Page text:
Expats help promote Wuhan to welcome Japanese businesses
Okitsu Kazuo, a Japanese expatriate in Wuhan, hopes more Japanese businesses come to the city that is little known among his compatriots, to tap the many opportunities in the fast-developing inland city in China.
“Wuhan is little known to Japanese people,” he said. “But it has inexpensive but highly qualified talents. The costs here are much lower than coastal areas in China.”
Kazuo used to travel between Wuhan and Osaka doing technological outsourcing business. Japanese BPO, the company he worked for was formerly based in Shanghai, where they trained local computer talents and deployed them to Japan.
However, the company needed to cut costs in the aftermath of the 2008 financial crisis. Then it moved its Chinese base to Wuhan.
“Wuhan is in the center of China, where it is convenient to go to a lot of places throughout the country,” Kazuo said. “The city is also rich in talent, who are not as expensive as professionals in Shanghai.”
The Wuhan government has appointed Kazuo as a representative for the city’s investment promotion bureau. He travels to Japan from time to time with a government delegation to promote Wuhan’s business opportunities.
Kazuo has now founded his own company — Syspro — to offer services to Japanese expatriates in Wuhan, such as office leasing and renovation, visas, talent scouting, training and translation. Of the more than 80 people he employs, most are young Chinese.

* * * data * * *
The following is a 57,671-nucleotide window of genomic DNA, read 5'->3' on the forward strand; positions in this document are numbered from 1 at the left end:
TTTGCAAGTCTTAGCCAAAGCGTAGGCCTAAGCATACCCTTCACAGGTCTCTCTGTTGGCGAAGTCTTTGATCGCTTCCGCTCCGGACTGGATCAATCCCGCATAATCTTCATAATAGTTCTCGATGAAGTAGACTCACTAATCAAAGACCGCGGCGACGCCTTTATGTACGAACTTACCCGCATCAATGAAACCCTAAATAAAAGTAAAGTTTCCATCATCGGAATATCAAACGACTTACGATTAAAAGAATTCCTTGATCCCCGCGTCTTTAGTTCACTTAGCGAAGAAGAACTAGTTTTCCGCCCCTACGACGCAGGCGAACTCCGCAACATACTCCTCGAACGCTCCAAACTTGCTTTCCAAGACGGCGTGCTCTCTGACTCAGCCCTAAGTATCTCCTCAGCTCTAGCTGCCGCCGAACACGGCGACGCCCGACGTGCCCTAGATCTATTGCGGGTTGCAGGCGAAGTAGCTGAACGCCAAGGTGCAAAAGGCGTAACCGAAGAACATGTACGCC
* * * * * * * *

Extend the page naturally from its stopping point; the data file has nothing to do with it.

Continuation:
“I’m impressed by the young people here who are very smart, clear-minded and straightforward,” Kazuo said.
Mori Motoo, another Japanese expatriate who has a business in Wuhan, has witnessed the rapid changes taking place in the city and the Optics Valley.
“When I first came to the city in 2003, it was like a rural area. The view outside the window was completely nothing,” said Motoo. “Now it is filled with high-rises and busy streets.”
Motoo worked in the automobile parts industry for 36 years. After retiring, he founded Wuhan Grow Woods Consultation to provide consultancy services to the Chinese auto industry.
“The most important thing in manufacturing is to stay long enough in one position and gather as much experience as possible,” Motoo said. “Such wisdom is captured in the Chinese character of enterprise, which is composed of two parts: the upper part means ‘human,’ and the lower part means ‘stay.’ It means that to create a successful enterprise, employees need to stay in a place long enough to master the technique to the fullest.”
Motoo said that in Japan, people who have retired at the age of 65 are still willing to work and pass on their experience.
“Enterprises in Wuhan need sophisticated management methods to help them catch up in the fast development of the city, which is where the Japanese management experiences fall in place.”
Okitsu Kazuo, president of Syspro